Long-time Radersburg resident Alfred Doughty Grandchamp passed away Aug. 24, 2009, at the age of 102. His grandparents, Alfred H. Doughty and Harriet (Burdick) Doughty were pioneers of Broadwater County. They came to Montana in 1862, first to Helena for five years before settling in Springville, where Alfred ran a store. They moved to Radersburg in 1872, where Alfred ran a livery stable and six of their nine children grew to adulthood: John, Mertie, Henry, Mary, Alfred Jr., and Warren.
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As a child, Al spent summers in Radersburg where his uncles exposed him to horses, thus starting a love affair that continued throughout his life. He enjoyed breaking and training horses, conducting horsemanship clinics, team roping, and braiding horse tack, mostly hackamores. Because of his rawhide braiding he was featured in two books, "Old Masters of the West" and "Montana Folks."
Al was living independently in the "Doughty Family home," where his mother was born in 1880, until Aug. 1 when he moved to the Bozeman Lodge. He passed away at Bozeman Deaconess Hospital due to a brief illness.
Alfred D. Grandchamp was born Oct. 9, 1907, at Cedar Spur, just west of Heron, to George W. Grandchamp and Mary (Doughty) Grandchamp. When he was very young his parents lived on the Grandchamp ranch/sawmill at Belknap and on Elk Creek at Heron. When he was 5 years old his parents moved to Thompson Falls. As a teenager he had summer work at the Donlan-Moderie logging camp, the Ford Garage, and the Thompson Falls Mercantile.
In 1926 he graduated from high school. Later employment at Thompson Falls was with Montana Power Company and the Forest Service. To further his education he attended Eastern Washington College, Cheney, where he acquired a teaching certificate.
He moved to Ronan to teach, and met fellow teacher Doris Ross. He married Nea Doris Ross on Dec. 21, 1931, in Ritzville, Wash., daughter of William Ross and Edna (Criger) Ross. At the end of the school year they moved to Washington so Al could finish his B.A. degree at the University of Washington, which he did in 1932.
He taught in Sims, and then Columbia Falls, becoming a high school principal and the district superintendent of schools.
Al and Doris's only child, a daughter, was born at Kalispell Feb. 12, 1939.
Education was important to Al, so from 1937 to 1942 he spent his summers attending the Universities of Boulder Colorado, Missoula, Montana and Chicago, Illinois. In 1943 he earned a Master's of Administration from the University of Chicago. From1945 to 1948 he took a break from teaching to work for his uncle, Alfred Doughty, at the Riverside Ranch west of Toston. Next, the family moved to Missoula.
The harsh winter of 1949-50 made a lasting impression on him because out of 200 cattle he leased to a friend on the Missouri River Breaks, only about 15 head survived due to more than six weeks of -20 to -40 degree temperatures. Also that year he traveled to Texas to buy his first quarter horse, which he broke and trained.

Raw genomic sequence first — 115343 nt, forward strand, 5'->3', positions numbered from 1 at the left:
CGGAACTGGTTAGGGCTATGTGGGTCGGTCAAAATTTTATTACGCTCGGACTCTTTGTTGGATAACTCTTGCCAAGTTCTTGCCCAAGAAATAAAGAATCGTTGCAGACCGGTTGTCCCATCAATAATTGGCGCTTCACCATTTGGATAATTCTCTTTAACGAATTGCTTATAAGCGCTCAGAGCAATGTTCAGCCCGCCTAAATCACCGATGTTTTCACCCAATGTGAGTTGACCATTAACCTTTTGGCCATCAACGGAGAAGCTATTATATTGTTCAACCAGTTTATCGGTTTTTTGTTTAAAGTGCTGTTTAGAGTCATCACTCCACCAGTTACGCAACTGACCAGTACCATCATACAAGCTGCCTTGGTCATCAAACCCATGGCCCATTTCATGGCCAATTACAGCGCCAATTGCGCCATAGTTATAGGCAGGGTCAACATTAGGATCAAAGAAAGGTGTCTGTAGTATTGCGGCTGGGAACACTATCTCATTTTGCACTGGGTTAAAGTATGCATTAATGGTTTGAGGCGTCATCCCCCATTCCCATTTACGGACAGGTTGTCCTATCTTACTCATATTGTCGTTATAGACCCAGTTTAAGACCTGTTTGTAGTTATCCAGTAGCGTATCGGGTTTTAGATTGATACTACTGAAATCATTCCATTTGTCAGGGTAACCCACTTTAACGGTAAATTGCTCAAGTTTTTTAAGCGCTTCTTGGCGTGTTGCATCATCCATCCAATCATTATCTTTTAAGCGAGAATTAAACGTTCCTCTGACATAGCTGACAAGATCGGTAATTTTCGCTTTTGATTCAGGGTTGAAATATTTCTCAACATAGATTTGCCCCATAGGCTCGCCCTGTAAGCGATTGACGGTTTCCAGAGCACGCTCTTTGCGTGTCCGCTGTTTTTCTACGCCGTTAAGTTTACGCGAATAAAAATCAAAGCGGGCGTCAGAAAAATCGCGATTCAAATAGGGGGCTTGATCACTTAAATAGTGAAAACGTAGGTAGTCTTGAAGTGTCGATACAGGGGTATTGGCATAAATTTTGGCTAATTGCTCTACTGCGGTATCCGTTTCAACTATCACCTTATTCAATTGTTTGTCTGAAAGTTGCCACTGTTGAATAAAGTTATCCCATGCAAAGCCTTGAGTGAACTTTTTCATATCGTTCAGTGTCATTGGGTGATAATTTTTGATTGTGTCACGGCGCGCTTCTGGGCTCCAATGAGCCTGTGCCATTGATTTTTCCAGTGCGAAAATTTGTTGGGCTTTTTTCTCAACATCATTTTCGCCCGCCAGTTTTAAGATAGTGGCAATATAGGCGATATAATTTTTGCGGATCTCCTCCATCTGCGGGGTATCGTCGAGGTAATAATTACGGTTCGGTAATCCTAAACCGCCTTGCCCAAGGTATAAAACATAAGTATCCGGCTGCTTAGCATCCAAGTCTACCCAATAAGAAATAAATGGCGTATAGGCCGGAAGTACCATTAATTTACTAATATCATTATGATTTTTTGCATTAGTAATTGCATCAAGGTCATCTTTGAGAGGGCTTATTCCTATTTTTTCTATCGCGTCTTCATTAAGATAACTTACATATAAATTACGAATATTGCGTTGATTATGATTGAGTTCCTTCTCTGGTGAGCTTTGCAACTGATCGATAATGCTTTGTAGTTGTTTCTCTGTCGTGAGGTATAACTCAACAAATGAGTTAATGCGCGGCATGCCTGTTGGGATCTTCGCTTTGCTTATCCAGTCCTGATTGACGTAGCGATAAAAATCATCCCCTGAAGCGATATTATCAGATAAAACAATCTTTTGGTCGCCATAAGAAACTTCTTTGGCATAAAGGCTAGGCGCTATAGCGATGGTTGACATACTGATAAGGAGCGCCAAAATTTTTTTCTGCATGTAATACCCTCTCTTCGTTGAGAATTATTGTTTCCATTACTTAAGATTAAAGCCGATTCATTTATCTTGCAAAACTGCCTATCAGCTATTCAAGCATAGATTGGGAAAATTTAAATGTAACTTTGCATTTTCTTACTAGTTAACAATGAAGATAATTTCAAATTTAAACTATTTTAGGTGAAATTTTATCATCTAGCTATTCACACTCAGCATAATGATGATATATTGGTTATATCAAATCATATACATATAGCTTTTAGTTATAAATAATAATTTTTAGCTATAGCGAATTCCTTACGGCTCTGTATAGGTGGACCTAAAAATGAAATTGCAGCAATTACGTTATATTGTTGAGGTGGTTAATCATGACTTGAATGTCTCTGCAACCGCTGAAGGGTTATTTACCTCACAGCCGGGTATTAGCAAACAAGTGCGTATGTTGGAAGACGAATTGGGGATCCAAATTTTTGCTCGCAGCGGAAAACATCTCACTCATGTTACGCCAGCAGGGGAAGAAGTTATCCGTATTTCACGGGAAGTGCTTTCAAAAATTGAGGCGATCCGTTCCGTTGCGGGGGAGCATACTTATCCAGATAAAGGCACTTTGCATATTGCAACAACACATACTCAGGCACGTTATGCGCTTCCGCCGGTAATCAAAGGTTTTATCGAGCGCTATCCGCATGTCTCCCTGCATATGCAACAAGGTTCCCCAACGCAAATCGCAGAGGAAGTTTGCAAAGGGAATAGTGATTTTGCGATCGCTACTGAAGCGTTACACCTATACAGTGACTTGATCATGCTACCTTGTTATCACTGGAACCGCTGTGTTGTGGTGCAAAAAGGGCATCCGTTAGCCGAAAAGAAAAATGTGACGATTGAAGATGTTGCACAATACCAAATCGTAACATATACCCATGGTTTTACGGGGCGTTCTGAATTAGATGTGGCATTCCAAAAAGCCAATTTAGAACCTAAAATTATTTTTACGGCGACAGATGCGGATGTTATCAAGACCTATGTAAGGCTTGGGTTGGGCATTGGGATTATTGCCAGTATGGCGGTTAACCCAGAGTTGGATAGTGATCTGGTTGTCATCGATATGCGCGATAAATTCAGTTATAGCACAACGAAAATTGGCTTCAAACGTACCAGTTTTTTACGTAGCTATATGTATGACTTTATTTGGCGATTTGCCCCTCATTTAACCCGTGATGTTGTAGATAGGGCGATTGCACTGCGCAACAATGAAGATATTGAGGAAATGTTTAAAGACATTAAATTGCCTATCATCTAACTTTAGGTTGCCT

Next, it was off to Meridian, Idaho, where he was an elementary school principal and assistant superintendent of schools. While in Idaho Al became acquainted with C.O. and Ruth Williamson who made a better horseman of him, and he met Leige Lewis who taught him how to rawhide. Another move brought the family back to Montana, to Livingston where he taught high school English and his daughter, Noel, graduated. During the summers he broke and trained horses. Then it was on to Olympia, Wash., to teach during the year and break and train horses in Montana for the summer.
In 1963 Al and Doris came back to Radersburg to live with his mother and run the Riverside Ranch with Bob Harris; Doris taught at Crow Creek School. In 1980 his mother passed away at the age of 99. He and Doris stayed on at the "Doughty family home." In 1986 Doris passed away, ending a wonderful marriage lasting 54 years.
Al was a remarkable man. At nearly103 he still had his mental and physical health; he kept his mind sharp through regular reading and study, while his body benefited from his positive attitude and lifelong use of weights, isometrics and walks. He not only taught in the public schools but also taught horsemanship and rawhide braiding to those who wanted to learn. He conducted horsemanship clinics in Idaho, Wyoming, Montana and Canada. Even in the end he has chosen to be a teacher, as he donated his body to science.
Al will be missed by several special friends in Radersburg and Broadwater County, as well as the friends all over the country he made through his horse connections.
He is survived by his daughter and son-in-law, Noel and Russ Vance; two granddaughters: Heather (Allen) Meredith and her husband, Mark Meredith, and Gwen Allen, all of Bozeman; grandson, Meredith Allen, living south of Livingston; four great-grandchildren: Ashley (Billis) Duneman, Britten Billis, Tanner Billis, and Kira Meredith, all of Bozeman; three great-great-grandchildren, Kylie, Kinzie and Dillon Duneman of Bozeman; cousin, Linda (Doughty) Cobban and her husband, Robert of Townsend.
No services are planned.
Published in Bozeman Daily Chronicle on Aug. 30, 2009